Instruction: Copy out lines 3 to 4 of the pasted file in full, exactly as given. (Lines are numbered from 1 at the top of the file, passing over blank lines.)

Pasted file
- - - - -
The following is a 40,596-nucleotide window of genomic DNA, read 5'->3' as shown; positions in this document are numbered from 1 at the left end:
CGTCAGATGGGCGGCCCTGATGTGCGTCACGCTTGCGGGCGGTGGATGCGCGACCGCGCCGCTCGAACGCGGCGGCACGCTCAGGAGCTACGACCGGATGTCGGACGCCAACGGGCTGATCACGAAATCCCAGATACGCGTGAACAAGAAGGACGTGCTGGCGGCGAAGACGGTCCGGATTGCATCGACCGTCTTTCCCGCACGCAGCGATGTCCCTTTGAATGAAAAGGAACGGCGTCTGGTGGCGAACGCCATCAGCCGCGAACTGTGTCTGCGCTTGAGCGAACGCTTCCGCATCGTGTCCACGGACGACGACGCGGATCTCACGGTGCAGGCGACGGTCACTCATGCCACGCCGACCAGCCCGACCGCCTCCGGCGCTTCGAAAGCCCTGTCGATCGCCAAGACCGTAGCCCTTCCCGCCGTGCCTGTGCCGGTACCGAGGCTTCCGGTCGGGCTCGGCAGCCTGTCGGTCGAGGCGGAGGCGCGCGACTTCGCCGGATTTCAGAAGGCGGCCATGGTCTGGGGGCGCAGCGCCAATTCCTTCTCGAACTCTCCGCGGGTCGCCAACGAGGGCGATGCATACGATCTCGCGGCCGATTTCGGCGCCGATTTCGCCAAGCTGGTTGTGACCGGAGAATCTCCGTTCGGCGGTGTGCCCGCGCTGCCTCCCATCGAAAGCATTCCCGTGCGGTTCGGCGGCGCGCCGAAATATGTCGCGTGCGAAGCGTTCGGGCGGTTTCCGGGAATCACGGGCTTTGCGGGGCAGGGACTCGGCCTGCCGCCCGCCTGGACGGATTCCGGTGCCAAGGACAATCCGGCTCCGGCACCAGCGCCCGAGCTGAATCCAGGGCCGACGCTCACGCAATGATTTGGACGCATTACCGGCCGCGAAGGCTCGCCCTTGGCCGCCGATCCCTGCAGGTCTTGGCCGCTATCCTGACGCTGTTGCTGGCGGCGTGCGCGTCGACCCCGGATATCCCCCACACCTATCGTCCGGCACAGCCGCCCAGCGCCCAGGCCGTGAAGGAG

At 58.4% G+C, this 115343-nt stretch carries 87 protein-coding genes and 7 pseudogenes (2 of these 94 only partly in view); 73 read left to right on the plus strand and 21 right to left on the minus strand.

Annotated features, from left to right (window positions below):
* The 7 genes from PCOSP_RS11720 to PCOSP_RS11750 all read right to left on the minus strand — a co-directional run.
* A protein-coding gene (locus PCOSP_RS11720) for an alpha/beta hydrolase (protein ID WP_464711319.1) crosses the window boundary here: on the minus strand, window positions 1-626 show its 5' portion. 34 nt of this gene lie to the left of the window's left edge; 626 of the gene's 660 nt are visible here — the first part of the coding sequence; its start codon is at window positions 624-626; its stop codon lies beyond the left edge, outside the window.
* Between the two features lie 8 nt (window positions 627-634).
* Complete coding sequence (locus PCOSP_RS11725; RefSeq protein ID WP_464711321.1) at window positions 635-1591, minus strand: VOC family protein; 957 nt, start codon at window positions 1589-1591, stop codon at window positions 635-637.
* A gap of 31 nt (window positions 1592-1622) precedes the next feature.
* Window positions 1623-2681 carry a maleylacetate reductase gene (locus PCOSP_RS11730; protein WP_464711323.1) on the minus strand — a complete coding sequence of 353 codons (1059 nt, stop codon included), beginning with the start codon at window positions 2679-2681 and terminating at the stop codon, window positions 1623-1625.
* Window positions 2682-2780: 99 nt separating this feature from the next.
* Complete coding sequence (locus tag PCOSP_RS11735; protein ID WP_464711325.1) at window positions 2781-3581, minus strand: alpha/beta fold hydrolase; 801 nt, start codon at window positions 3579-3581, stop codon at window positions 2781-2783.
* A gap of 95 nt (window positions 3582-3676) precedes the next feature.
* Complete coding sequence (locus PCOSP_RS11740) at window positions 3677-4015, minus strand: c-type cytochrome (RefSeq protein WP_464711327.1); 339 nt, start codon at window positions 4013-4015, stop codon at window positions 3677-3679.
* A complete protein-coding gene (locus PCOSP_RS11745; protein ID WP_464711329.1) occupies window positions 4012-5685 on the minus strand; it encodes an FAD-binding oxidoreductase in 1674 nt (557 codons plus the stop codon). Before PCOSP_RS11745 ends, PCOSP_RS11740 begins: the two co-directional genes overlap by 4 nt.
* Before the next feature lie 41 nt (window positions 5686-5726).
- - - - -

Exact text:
At 58.4% G+C, this 115343-nt stretch carries 87 protein-coding genes and 7 pseudogenes (2 of these 94 only partly in view); 73 read left to right on the plus strand and 21 right to left on the minus strand.

Annotated features, from left to right (window positions below):